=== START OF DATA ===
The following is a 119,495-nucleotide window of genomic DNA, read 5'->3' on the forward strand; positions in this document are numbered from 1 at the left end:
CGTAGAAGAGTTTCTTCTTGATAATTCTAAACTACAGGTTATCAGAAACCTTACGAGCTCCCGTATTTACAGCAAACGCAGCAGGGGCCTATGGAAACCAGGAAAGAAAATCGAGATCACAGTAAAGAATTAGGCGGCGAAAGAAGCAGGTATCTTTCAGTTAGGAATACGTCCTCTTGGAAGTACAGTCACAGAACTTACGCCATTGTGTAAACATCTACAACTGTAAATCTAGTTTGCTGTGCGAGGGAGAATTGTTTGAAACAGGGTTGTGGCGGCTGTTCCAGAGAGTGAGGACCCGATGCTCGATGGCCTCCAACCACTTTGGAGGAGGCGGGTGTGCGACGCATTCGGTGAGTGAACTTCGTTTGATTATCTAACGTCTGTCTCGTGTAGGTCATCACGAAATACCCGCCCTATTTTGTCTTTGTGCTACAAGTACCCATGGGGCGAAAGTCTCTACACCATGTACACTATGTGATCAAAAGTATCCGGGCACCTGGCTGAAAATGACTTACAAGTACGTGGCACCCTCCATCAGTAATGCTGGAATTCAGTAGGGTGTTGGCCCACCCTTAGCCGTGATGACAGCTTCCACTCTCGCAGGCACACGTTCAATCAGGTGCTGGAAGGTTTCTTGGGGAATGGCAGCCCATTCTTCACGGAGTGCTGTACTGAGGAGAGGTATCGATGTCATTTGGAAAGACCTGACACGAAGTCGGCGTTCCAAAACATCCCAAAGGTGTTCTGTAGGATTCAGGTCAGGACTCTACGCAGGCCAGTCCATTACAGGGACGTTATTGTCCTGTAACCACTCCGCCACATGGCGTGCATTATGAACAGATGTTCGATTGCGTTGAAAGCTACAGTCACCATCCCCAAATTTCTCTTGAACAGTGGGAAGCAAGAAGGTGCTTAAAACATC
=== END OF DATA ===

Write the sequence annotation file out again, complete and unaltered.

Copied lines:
The following is a 119,495-nucleotide window of genomic DNA, read 5'->3' on the forward strand; positions in this document are numbered from 1 at the left end:
CGTAGAAGAGTTTCTTCTTGATAATTCTAAACTACAGGTTATCAGAAACCTTACGAGCTCCCGTATTTACAGCAAACGCAGCAGGGGCCTATGGAAACCAGGAAAGAAAATCGAGATCACAGTAAAGAATTAGGCGGCGAAAGAAGCAGGTATCTTTCAGTTAGGAATACGTCCTCTTGGAAGTACAGTCACAGAACTTACGCCATTGTGTAAACATCTACAACTGTAAATCTAGTTTGCTGTGCGAGGGAGAATTGTTTGAAACAGGGTTGTGGCGGCTGTTCCAGAGAGTGAGGACCCGATGCTCGATGGCCTCCAACCACTTTGGAGGAGGCGGGTGTGCGACGCATTCGGTGAGTGAACTTCGTTTGATTATCTAACGTCTGTCTCGTGTAGGTCATCACGAAATACCCGCCCTATTTTGTCTTTGTGCTACAAGTACCCATGGGGCGAAAGTCTCTACACCATGTACACTATGTGATCAAAAGTATCCGGGCACCTGGCTGAAAATGACTTACAAGTACGTGGCACCCTCCATCAGTAATGCTGGAATTCAGTAGGGTGTTGGCCCACCCTTAGCCGTGATGACAGCTTCCACTCTCGCAGGCACACGTTCAATCAGGTGCTGGAAGGTTTCTTGGGGAATGGCAGCCCATTCTTCACGGAGTGCTGTACTGAGGAGAGGTATCGATGTCATTTGGAAAGACCTGACACGAAGTCGGCGTTCCAAAACATCCCAAAGGTGTTCTGTAGGATTCAGGTCAGGACTCTACGCAGGCCAGTCCATTACAGGGACGTTATTGTCCTGTAACCACTCCGCCACATGGCGTGCATTATGAACAGATGTTCGATTGCGTTGAAAGCTACAGTCACCATCCCCAAATTTCTCTTGAACAGTGGGAAGCAAGAAGGTGCTTAAAACATC